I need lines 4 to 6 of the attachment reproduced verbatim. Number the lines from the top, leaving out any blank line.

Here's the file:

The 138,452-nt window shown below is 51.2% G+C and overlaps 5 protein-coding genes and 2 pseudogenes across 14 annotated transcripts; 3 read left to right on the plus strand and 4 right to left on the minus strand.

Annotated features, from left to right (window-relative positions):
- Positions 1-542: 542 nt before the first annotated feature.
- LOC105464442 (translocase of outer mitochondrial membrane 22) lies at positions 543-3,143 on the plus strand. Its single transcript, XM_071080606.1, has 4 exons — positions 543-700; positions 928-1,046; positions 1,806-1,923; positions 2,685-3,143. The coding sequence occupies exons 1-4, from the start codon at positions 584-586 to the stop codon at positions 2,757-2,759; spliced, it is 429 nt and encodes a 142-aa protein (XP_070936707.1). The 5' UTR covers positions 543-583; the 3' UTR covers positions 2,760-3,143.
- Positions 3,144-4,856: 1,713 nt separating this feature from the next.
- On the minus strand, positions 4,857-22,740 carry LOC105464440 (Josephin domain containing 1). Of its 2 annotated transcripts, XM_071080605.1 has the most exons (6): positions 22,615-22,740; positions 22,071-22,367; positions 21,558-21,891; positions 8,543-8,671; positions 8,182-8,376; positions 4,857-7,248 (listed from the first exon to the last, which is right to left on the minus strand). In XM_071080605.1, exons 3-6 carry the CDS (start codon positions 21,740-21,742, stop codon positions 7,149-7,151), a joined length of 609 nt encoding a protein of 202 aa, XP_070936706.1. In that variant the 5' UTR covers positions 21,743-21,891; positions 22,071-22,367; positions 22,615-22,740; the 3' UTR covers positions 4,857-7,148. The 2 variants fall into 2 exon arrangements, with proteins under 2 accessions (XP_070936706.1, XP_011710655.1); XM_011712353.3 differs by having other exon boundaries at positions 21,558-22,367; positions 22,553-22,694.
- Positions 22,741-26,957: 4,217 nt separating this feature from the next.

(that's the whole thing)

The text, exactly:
- LOC105464442 (translocase of outer mitochondrial membrane 22) lies at positions 543-3,143 on the plus strand. Its single transcript, XM_071080606.1, has 4 exons — positions 543-700; positions 928-1,046; positions 1,806-1,923; positions 2,685-3,143. The coding sequence occupies exons 1-4, from the start codon at positions 584-586 to the stop codon at positions 2,757-2,759; spliced, it is 429 nt and encodes a 142-aa protein (XP_070936707.1). The 5' UTR covers positions 543-583; the 3' UTR covers positions 2,760-3,143.
- Positions 3,144-4,856: 1,713 nt separating this feature from the next.
- On the minus strand, positions 4,857-22,740 carry LOC105464440 (Josephin domain containing 1). Of its 2 annotated transcripts, XM_071080605.1 has the most exons (6): positions 22,615-22,740; positions 22,071-22,367; positions 21,558-21,891; positions 8,543-8,671; positions 8,182-8,376; positions 4,857-7,248 (listed from the first exon to the last, which is right to left on the minus strand). In XM_071080605.1, exons 3-6 carry the CDS (start codon positions 21,740-21,742, stop codon positions 7,149-7,151), a joined length of 609 nt encoding a protein of 202 aa, XP_070936706.1. In that variant the 5' UTR covers positions 21,743-21,891; positions 22,071-22,367; positions 22,615-22,740; the 3' UTR covers positions 4,857-7,148. The 2 variants fall into 2 exon arrangements, with proteins under 2 accessions (XP_070936706.1, XP_011710655.1); XM_011712353.3 differs by having other exon boundaries at positions 21,558-22,367; positions 22,553-22,694.